“I participated in a study that monitored my pulse and other parameters and revealed how bad my health is. I sleep on average two hours a night. Each morning at seven o’clock, I relive the moments when I was hidden in the bushes with terrorists passing by me. I can no longer move on my own, I need to be constantly accompanied,” she described.

During the Hamas-led attack, 364 people were brutally murdered at the Nova Music Festival and dozens were taken to Gaza as hostages. In total, Palestinian terrorists led by Hamas massacred 1,200 people and kidnapped 253 others as hostages during their surprise invasion of southern Israel. Mounting evidence has revealed the terrorists perpetrated systematic sexual violence, including torture and mass gang rape, against Israelis during the onslaught.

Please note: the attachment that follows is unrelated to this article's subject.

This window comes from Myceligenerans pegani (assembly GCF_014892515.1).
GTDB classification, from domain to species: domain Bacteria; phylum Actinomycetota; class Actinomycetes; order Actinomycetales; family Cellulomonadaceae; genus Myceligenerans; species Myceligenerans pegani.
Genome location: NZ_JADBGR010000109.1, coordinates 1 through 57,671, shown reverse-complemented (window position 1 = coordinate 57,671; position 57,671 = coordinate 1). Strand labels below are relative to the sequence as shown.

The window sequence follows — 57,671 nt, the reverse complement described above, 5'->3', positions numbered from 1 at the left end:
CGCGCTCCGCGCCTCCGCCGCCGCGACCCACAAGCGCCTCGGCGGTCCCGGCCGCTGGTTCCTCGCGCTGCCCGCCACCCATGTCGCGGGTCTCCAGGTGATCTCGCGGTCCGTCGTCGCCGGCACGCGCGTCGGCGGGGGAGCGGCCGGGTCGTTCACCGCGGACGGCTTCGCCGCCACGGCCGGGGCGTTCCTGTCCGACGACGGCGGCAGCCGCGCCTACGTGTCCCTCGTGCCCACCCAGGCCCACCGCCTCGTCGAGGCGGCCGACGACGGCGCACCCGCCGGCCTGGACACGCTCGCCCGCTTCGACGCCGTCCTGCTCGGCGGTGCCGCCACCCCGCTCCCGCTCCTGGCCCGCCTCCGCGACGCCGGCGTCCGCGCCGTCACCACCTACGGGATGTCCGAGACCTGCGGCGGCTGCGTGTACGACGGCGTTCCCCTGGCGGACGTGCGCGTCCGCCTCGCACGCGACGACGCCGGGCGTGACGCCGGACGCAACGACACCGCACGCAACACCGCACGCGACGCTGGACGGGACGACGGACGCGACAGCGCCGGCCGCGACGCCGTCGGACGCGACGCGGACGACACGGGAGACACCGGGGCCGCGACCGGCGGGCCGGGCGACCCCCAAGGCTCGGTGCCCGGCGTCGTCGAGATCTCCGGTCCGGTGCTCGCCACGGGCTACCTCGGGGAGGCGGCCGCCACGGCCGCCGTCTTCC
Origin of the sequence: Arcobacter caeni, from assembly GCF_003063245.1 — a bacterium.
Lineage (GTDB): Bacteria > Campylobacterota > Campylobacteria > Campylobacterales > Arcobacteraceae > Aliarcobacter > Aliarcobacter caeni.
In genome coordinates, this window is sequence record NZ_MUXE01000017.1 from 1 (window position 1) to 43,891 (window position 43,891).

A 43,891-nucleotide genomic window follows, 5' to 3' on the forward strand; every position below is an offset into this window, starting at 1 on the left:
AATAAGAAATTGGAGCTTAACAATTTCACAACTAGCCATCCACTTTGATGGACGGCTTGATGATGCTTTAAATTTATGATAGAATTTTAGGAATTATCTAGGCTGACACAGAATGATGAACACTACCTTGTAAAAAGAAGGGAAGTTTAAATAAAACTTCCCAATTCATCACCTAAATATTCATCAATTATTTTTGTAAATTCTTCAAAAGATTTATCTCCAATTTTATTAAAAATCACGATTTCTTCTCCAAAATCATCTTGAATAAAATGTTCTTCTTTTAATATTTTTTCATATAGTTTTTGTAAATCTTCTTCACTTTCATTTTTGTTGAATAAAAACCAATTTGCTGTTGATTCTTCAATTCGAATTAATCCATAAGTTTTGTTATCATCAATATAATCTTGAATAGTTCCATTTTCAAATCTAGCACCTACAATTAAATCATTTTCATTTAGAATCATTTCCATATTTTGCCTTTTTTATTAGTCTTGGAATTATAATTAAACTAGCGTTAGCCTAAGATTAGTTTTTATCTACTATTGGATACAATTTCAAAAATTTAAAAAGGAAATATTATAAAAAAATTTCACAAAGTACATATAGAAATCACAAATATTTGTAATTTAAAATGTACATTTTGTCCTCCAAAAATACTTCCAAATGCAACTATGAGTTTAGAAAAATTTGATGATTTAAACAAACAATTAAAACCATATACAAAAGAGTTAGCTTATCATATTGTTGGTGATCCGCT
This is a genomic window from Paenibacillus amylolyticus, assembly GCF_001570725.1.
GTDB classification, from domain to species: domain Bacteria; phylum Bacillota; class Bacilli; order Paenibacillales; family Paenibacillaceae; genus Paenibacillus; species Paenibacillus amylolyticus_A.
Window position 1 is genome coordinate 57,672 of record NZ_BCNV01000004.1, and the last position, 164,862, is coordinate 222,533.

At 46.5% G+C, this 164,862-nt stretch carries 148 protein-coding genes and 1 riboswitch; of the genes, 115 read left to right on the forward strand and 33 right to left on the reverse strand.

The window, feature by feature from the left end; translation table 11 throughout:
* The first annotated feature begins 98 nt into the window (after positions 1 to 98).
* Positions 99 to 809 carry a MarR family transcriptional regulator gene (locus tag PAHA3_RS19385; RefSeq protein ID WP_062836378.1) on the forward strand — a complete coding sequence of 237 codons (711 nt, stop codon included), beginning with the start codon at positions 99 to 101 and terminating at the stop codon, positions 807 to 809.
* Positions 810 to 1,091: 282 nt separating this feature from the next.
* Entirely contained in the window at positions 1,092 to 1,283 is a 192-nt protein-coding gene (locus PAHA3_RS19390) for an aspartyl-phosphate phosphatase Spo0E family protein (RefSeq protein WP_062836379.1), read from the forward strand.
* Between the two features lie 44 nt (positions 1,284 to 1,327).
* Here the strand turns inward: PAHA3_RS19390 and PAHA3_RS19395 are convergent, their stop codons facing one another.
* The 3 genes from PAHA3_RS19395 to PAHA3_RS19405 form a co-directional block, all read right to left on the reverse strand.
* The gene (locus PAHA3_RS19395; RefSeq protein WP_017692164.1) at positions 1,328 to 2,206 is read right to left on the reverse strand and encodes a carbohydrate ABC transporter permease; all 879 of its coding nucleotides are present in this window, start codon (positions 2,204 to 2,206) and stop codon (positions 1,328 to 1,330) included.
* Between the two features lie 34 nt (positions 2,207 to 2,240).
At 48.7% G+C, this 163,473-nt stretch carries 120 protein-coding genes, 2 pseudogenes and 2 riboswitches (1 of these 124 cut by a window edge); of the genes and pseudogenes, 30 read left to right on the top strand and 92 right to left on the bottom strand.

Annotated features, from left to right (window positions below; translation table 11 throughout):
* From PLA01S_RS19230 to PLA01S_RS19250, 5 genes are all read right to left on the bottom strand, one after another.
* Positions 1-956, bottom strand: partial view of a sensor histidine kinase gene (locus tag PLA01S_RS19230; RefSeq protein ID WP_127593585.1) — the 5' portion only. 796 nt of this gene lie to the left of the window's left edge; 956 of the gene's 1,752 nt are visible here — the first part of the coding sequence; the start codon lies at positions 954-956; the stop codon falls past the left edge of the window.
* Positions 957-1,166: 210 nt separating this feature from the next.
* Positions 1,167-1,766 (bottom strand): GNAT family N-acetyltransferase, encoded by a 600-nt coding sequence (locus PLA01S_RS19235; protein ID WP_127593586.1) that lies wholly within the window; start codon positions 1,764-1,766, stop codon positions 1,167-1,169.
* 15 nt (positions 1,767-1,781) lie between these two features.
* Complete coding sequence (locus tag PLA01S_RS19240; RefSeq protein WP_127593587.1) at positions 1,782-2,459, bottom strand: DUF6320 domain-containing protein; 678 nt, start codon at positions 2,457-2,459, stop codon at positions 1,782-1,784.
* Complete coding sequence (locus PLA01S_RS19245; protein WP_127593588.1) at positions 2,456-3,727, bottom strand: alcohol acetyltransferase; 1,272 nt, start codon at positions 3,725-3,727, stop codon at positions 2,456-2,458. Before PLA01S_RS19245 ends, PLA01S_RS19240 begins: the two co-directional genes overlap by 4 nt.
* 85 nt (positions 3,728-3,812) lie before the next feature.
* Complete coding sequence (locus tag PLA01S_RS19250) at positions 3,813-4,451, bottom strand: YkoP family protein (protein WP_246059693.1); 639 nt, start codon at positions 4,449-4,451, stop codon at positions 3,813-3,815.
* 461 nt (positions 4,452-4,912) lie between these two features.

According to recent studies, 600,000 Israelis were awaiting psychological support since Oct. 7.

The Israeli Ministry of Health says that they do not have any information or statistics about the claim made of 50 survivors who have committed suicide.

The post About 50 Survivors of Nova Music Festival Committed Suicide, Survivor Tells Israeli Lawmakers first appeared on Algemeiner.com.

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Israeli Footballer Who Left Scottish Team After Oct. 7 Scores First Goal in American League

Charlotte FC forward Liel Abada (11) during the first half against the Toronto FC in the Major League Soccer match up at Bank of America Stadium in Charlotte, NC, April 13, 2024. Photo: Scott Kinser/Cal Sport Media/Sipa USA via Reuters Connect